It has been quite a long string of posts about the German energiewende. There are 14 posts, of which 13 about the Greenpeace/WWF/BBL brochure “9 myths about the German Energiewende debunked”. It was a very thankful subject and I enjoyed looking deeper into the matter and writing about it.
The last myth from the brochure is “only Germany is engaged in the energiewende”. In fact, it is not exact a myth according to me, many (Western world) countries are thinking about or are in the process of some kind of energy transition, therefor it was initially not my intention to make a post around this subject and to stop the series at myth 8.
The author(s) of the brochure had the presence of mind to conclude that every country has its own history and its own local context, but tell us that we “could be inspired by the best practices in Germany and other European countries”. Those other countries being Denmark (no surprise here), but also Italy (high share of solar) and Spain (probably idem).
But can the transition process in these countries inspire us in “weaning off fossil fuels”? Belgium has some specific challenges in that regard, so could these countries be an example for us? I think that solar power in Southern Europe makes much more sense than here in Belgium and that makes that those countries are not very comparable. Germany and Denmark could be compared much better, but I looked into the cases of Denmark and Germany before and I really doubt that these are a good example for us. Germany’s example was intensively covered in previous post, but what about Denmark?
The large share of alternative energy in Denmark is based upon many pillars. One of them is the space they have for wind power. Being a peninsula, it is surrounded by sea. Compare that to Belgium with a meager 67 km of coast line, with heavy sea traffic to be taking into account. Another very important pillar is the proximity of two big countries, Sweden and Norway, which have a large share of hydro energy. The production of energy of those two countries is also much higher than Denmark (265.6 TWh versus 34 TWh) and therefor they have the ability to absorb the ups and downs in production of their small neighbor Denmark. Without such neighbors, Denmark would need to balance its own wind production, which would make the transition much more expensive. Now it can use the connection of their grid with Sweden and Norway as some kind of battery where it can dump its overproduction when wind is blowing well and receive electricity when wind is not blowing much.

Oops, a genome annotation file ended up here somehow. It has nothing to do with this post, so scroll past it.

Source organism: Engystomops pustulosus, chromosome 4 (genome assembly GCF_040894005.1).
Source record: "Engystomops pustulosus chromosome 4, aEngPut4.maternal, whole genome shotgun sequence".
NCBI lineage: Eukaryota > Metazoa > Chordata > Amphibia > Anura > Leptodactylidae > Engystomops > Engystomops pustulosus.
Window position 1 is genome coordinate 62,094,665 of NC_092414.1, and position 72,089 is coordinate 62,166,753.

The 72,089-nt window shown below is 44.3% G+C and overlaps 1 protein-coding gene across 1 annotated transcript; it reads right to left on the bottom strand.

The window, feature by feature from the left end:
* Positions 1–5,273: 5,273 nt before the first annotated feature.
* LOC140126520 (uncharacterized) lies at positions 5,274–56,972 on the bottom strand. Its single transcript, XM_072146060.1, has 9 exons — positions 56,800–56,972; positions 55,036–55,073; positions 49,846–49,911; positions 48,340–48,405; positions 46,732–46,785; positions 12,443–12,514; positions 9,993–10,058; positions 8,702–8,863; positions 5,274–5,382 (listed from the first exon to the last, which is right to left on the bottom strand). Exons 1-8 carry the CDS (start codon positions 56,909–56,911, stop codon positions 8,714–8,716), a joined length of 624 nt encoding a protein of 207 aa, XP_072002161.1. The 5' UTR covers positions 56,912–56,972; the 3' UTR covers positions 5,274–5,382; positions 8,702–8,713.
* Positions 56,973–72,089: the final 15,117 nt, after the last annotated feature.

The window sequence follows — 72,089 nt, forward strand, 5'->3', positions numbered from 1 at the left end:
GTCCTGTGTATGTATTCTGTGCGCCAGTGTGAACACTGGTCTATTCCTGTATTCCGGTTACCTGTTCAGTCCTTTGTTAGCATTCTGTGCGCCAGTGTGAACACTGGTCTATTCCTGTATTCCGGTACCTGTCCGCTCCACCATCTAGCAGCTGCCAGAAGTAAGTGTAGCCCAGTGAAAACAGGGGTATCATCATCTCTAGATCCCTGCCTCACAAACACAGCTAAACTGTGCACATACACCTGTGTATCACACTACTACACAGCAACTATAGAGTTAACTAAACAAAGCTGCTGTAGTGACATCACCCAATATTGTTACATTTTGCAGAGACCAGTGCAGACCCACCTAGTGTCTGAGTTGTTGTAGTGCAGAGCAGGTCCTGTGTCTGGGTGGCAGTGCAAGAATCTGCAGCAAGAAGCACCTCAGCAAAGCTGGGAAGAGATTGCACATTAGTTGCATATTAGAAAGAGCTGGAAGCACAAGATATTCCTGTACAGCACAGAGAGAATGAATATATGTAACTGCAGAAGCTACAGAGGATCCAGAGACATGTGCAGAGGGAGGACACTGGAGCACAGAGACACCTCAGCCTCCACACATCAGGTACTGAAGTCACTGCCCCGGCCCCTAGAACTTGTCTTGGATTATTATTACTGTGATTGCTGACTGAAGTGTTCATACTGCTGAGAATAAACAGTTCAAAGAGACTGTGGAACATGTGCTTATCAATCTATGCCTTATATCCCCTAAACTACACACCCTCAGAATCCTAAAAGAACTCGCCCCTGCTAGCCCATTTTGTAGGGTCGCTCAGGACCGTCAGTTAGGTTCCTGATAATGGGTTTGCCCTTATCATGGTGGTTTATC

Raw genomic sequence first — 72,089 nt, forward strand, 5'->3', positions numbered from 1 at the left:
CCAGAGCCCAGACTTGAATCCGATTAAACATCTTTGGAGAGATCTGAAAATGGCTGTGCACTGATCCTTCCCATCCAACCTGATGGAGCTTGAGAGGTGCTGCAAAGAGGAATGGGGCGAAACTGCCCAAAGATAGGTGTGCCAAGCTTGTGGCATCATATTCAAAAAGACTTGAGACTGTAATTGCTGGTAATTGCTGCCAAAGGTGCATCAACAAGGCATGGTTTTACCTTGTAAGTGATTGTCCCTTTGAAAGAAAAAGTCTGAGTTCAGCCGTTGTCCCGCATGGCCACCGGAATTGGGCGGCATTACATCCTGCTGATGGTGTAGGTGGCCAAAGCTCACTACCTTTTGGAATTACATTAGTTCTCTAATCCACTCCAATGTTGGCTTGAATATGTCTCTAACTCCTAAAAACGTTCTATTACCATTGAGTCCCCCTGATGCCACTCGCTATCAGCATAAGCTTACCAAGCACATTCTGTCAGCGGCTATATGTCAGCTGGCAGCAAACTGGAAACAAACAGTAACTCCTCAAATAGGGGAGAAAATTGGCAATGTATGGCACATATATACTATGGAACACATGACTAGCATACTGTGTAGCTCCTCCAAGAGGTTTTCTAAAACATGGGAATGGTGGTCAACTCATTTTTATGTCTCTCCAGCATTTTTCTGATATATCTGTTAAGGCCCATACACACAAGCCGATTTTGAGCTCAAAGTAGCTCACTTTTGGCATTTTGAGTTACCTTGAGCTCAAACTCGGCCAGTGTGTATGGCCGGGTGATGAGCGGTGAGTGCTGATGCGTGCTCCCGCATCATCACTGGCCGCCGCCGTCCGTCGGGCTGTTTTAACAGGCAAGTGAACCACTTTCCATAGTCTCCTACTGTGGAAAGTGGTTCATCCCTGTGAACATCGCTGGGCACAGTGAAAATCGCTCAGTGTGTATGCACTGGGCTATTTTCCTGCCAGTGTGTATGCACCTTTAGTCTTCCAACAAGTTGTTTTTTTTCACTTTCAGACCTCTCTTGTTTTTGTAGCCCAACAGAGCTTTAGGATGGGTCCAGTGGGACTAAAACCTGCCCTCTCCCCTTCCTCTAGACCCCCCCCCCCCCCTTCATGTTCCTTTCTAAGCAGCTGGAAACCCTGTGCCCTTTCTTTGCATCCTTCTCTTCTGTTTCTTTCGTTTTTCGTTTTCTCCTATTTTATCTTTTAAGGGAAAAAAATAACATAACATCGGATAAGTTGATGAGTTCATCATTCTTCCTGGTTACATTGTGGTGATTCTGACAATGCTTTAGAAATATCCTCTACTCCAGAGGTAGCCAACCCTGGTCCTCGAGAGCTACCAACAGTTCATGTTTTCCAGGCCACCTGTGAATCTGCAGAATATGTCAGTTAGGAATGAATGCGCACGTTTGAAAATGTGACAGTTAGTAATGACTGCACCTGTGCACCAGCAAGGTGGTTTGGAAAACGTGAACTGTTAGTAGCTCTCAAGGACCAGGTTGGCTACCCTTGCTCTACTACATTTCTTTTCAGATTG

Belgium, being a small country, is surrounded by some big neighbors like The Netherlands, France and Germany, but none of them has the balancing capacities of Sweden and Norway. Germany deals with intermittency of its growing share of alternative energy on its grid by exporting electricity abroad when energy is produced at times when there is no need for it. It is much cheaper than balancing the produced electricity. The Netherlands and Belgium consider Germany as their role model and are eager to increase production of intermittent energy without investing in balancing measures. Therefor, when Germany is having too much power, Belgium and The Netherlands will have the same problem.
It was France that saved us when we came into troubles in the past. Their production is based mostly on nuclear energy and their grid was large enough to provide electricity when we need it or absorb electricity when we have to get rid of it.
So, can Belgium be inspired by the examples of Denmark, Germany, Spain and Italy? We are a small, very densely populated country which will make it difficult to exploit power sources with a low power density which needs vast spaces. We don’t have the necessary estate, whether onshore or offshore. That makes us in the disadvantage of The Netherlands, Germany, Denmark, but also Spain and Italy which all have vast coast lines, are less densely populated, have more sun hours than our somber little country. On top of that we don’t have big neighbors that can balance our intermittent power nor do we have the ability to do it ourselves. One would need quite some imagination to take those countries as inspiration for the Belgian situation.